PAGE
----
A Fish Called Wanda
It’s probably fair to suggest A Fish Called Wanda was the last time John Cleese felt he had something to prove creatively. Certainly, the belated “sequel” Death Fish II/ Fierce Creatures seemed designed to squander the massive amount of good will its predecessor engendered. Post-Python (and Fawlty Towers), he’d become better known for having his head examined and profiting from the world of corporate training videos than building on his comedic legacy. His one stab at headlining a production, Clockwise, had met with mild success at home but complete indifference everywhere else. Plus, he was only showing up there as a performer. So the challenge he set himself, to break the difficult US market and pass himself off as a romantic lead, was no small one.
There might have been a degree of competitive spirt too. Michael Palin’s career as an actor was doing very nicely, Terry Jones had written and directed movies (for Hollywood!) and Terry Gilliam had reinvented himself as a bona-fide auteur. Cleese had rather been left behind by the ’80s. And then, he promptly made unparalleled success look easy.
Some of his choices were curious. His loyalty to Charles Crichton, with whom he’d first discussed a collaboration in the ’60s, was admirable, but the director was in his late seventies by this point, and very much not of the hyperactive, Ridley Scott disposition. When Cleese talks admiringly of Crichton’s economy of shooting, what he’s really saying is the director had an old-school style (long takes, limited coverage) that more informed the “Ealing comedy” label bestowed upon Wanda than its actual content.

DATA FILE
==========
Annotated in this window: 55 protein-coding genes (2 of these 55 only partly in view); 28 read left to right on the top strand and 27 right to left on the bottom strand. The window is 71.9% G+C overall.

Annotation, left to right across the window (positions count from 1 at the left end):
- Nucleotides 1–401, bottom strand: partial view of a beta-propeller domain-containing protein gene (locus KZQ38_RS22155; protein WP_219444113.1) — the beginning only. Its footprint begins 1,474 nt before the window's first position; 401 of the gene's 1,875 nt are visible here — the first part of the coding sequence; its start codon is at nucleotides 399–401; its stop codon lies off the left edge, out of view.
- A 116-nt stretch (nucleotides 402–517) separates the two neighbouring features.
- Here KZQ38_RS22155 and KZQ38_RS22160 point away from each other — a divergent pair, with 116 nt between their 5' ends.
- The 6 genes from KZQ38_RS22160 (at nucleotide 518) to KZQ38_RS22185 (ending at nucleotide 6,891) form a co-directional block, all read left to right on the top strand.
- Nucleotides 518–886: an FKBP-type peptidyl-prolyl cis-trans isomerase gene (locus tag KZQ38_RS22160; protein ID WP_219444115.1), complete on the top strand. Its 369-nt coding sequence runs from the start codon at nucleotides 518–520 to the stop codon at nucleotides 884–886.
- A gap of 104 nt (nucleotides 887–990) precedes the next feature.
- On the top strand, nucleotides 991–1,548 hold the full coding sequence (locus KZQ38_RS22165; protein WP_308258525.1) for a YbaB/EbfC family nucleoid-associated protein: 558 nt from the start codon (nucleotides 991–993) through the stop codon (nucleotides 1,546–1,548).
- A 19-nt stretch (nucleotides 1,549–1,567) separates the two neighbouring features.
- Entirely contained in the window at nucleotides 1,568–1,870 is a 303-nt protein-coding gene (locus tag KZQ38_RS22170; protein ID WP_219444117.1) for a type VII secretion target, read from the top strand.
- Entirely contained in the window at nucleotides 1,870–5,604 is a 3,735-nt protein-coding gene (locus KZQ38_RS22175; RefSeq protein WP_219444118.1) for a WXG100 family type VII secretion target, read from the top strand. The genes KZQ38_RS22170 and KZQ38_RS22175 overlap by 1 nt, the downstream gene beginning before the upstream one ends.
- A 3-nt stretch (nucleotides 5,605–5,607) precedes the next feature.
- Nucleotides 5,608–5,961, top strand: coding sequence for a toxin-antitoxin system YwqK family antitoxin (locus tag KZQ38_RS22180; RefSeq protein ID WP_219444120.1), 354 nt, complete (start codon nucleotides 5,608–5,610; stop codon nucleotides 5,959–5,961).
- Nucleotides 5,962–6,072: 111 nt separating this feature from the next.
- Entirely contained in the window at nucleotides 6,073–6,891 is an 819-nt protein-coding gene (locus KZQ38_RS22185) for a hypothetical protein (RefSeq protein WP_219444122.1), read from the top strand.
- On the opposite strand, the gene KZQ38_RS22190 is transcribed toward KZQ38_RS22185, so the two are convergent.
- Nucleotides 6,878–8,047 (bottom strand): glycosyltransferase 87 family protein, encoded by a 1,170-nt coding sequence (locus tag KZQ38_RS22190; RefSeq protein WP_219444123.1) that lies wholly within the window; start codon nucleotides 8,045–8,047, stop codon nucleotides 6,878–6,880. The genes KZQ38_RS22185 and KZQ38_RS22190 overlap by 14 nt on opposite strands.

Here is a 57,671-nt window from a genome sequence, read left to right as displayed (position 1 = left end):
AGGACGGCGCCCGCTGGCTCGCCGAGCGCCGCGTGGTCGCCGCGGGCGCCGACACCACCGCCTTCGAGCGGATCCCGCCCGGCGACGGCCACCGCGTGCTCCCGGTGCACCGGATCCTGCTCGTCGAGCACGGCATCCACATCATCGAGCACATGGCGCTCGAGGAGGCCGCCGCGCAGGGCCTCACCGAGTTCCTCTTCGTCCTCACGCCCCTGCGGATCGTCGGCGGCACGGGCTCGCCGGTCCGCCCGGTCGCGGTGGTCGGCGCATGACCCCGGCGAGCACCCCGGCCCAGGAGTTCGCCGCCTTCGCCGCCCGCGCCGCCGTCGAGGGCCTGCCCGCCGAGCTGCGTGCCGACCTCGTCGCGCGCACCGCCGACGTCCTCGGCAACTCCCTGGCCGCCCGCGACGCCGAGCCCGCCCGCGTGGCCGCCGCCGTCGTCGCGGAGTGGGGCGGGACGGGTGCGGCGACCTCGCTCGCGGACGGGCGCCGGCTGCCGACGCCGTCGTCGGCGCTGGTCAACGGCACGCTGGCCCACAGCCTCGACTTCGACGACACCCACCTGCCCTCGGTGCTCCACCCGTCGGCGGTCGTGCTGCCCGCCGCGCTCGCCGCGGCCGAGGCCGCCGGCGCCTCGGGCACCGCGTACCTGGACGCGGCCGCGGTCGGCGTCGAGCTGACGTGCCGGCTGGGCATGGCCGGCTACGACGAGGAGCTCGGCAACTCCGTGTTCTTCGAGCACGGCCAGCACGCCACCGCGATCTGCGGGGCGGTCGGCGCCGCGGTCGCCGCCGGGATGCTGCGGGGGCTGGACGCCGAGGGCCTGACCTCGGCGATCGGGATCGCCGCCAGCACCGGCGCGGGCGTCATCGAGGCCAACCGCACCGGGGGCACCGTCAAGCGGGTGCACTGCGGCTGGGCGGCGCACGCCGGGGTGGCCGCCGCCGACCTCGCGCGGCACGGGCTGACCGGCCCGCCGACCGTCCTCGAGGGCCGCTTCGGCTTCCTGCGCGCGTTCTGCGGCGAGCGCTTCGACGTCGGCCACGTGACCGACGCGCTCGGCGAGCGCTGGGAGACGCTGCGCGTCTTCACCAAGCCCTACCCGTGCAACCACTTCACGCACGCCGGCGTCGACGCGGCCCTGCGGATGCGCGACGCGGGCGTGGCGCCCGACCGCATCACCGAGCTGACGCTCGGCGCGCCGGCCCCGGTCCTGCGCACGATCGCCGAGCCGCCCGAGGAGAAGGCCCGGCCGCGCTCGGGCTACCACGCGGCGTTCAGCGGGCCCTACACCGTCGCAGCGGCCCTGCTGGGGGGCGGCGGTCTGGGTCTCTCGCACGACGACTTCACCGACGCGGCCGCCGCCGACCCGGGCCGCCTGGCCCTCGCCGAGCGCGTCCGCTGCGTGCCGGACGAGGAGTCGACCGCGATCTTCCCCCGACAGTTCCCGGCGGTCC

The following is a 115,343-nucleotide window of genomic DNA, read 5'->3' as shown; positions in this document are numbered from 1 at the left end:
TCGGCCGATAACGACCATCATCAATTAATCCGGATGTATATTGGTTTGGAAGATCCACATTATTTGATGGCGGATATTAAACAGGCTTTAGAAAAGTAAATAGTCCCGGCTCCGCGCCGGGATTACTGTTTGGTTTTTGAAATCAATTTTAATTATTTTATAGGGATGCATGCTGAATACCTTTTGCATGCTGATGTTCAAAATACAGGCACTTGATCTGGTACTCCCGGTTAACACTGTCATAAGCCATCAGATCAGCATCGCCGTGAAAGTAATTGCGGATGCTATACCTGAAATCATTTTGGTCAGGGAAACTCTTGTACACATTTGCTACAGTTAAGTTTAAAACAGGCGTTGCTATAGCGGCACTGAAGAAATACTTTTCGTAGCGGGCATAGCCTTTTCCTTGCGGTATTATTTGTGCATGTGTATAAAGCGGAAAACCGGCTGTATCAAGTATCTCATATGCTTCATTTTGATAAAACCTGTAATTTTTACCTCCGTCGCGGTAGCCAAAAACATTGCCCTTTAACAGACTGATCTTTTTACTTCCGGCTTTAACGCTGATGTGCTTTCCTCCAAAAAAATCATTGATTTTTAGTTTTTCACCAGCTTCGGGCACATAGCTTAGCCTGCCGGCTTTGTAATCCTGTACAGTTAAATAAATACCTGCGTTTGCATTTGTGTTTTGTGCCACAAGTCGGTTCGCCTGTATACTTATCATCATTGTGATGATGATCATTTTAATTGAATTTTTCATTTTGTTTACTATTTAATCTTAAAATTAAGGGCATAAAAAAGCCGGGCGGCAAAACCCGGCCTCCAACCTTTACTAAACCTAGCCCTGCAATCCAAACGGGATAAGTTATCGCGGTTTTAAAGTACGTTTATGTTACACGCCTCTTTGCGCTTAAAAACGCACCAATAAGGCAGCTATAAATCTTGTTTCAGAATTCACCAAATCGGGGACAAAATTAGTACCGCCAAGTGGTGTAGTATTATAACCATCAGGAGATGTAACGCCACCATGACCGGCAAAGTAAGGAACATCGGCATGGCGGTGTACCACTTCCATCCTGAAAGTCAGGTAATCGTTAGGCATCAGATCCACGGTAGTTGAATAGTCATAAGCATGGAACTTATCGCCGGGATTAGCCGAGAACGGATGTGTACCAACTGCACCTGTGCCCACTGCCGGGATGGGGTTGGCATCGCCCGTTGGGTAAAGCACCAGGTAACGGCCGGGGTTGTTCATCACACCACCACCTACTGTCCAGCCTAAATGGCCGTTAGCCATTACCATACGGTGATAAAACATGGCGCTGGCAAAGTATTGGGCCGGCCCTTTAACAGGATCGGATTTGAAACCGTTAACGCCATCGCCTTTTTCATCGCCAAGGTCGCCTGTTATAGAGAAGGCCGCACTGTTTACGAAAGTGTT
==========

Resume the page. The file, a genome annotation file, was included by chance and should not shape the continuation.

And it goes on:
Indeed, Wanda isn’t a remotely stylish movie, cinematographer Alan Hume only adding to the no-frills look (no one goes on about the great photography on Supergirl, A View to a Kill or even Return of the Jedi). It’s also burdened by an ultra-cheesy, sax-ridden score from John Du Prez (I do like his robbery theme, though).
But the script and cast are the main thing with a comedy – if the score were make or break for the genre, few ’80s movies would pass muster – and Cleese’s choices here can’t be faulted. Making capital from the Anglo-American culture clash he last exploited in the Waldorf Salad episode of Fawlty Towers, much of the comedy derives from the innate antagonism of Kevin Kline’s “true vulgarian” ex-CIA agent Otto towards anything British. Frequently personified by Michael Palin’s stuttering animal rights activist Ken and Cleese’s barrister Archie Leach.
Cleese knows exactly how to pay off the grief they receive at Otto’s hands, in Archie’s case via a tirade of Americana-related abuse (most of it centring on their performance in Vietnam). For Ken, it’s the rather more prosaic but very satisfying flattening Otto receives by steamroller, as revenge for the latter eating the former’s goldfish (the steamroller was Crichton’s contribution to the plot – it’s unclear how much else was, although he gets a story credit, and he and Cleese were meeting regularly to work on the script from 1983 onwards).